Hi,

I just botched a reply on the above subject, which led me to the following site:

http://www.perfect-english-grammar.com/support-files/stative-verbs-list.pdf

More than half of the "illegal" sentences quoted on the site strike me as quite natural with the right context.

These are the ones I find natural. Why are they illegal?

(I'm not asking for a point by point explanation - just a general comment.)

I am wishing I had studied more.

This cake is weighing 450g. (I'm looking at the scale.)

I’m not understanding this question.

I’m supposing John will be late.

Your idea is sounding great.

He wasn’t remembering my name.

I am promising to help you tomorrow.

I am owing you £20.

At three o’clock yesterday I was needing a taxi.

She isn’t minding the noise.

I am liking reading detective stories.

The job is involving a lot of travelling.

This cookbook is including a recipe for bread.

He was impressing me with his story.

Are you hearing music?

I am not feeling that this is a good idea.

I am disagreeing with you.

This is concerning you.

She wasn’t agreeing with us.

Many thanks! - A.
Not 'illegal' (if any grammar structure is), but highly unlikely unless within very specific circumstances. It is extremelyy difficult to construct a stand-alone sentence that others cannot complain is right or wrong under special circumstances that they can bring to their imagination. Among your list, I can find only three that bring no special redeeming circumstances to my mind:

This cake is weighing 450g.

I am owing you £20.

This cookbook is including a recipe for bread.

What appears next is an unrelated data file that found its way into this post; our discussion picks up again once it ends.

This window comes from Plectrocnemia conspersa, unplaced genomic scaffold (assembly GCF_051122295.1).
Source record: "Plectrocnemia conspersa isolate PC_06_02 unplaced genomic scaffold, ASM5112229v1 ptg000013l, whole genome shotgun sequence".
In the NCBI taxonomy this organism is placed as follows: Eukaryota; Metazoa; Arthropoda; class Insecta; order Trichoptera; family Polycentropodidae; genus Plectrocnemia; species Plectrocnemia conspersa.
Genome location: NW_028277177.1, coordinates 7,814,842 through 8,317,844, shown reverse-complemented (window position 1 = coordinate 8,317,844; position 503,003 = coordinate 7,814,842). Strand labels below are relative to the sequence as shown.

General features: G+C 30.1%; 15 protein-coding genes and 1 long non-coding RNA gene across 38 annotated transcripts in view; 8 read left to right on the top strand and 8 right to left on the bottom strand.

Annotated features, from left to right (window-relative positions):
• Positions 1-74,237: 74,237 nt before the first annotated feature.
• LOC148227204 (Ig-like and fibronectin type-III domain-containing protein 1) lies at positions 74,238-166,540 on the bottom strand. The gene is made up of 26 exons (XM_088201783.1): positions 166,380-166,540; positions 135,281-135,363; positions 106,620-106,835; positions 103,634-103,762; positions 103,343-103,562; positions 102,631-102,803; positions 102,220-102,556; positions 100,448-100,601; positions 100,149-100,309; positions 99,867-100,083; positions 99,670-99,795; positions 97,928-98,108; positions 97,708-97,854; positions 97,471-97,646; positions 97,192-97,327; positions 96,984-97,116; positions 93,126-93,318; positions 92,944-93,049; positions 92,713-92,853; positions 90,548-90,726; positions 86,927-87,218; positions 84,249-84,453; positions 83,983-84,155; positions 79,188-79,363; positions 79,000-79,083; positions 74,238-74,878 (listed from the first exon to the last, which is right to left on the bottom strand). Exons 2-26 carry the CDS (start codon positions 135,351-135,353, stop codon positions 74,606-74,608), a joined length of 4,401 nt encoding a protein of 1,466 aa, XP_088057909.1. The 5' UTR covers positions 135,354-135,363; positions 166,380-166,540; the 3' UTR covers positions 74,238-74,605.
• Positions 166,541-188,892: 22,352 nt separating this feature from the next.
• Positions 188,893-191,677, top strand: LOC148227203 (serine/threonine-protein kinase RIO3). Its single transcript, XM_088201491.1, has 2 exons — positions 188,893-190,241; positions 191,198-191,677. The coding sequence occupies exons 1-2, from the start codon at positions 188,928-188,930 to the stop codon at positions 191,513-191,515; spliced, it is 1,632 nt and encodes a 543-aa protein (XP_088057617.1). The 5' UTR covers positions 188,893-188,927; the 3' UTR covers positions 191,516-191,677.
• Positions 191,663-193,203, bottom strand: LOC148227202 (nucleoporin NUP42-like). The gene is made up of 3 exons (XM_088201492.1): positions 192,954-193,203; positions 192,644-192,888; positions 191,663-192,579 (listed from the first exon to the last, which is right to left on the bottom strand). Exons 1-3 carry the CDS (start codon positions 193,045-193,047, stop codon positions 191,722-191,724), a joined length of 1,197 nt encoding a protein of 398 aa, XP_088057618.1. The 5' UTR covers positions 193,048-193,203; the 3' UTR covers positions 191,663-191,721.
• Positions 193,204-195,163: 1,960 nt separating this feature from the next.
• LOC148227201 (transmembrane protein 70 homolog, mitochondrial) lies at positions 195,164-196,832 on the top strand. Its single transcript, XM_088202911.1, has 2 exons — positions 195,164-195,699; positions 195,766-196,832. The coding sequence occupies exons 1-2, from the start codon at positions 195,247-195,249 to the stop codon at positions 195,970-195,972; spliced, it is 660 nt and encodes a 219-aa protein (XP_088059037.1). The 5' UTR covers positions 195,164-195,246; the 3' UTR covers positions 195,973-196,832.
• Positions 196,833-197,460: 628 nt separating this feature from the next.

Well said. Thanks!

(I won't bore you with my "redeeming circumstances" for the lonely three.) Emotion: geeked

Best wishes, - A.
Teachers: We supply a list of EFL job vacancies
More than half of the "illegal" sentences quoted on the site strike me as quite natural with the right context.

A common observation.

___________

This topic can be an enormous can of worms. The authors of such dos and don'ts usually mean that the continuous forms are not used "in the intended reading". And of course, the intended reading is the one in which the continuous is not used. It gets circular. These verbs are not used in the continuous when they are meant in the sense of the simple; they are not used in the continuous unless they are meant in the sense of the continuous, and they're not often meant in the continuous.

This kind of explanation is much easier than trying to figure out what the heck the conditions (specifically and in detail) are for the use of the continuous in the case of each of those verbs. Anyway, if you did have some such complex explanations, the learners would be catatonic with puzzlement before they got through the first page of them. Better to have them memorize a few rules that will stop them from driving us all nuts by saying "I am having" every single time they want to say "I have".

Clear? Emotion: smile

CJ

P.S. Curiously, my list is just about the same as Mr. M.'s. I have the same three plus:

At three o’clock yesterday I was needing a taxi.

I couldn't contextualize that one either.

CJ
It will come to you the next time you dream about New York or Paris - or maybe Beijing.

Many thanks. A practical approach!

- A.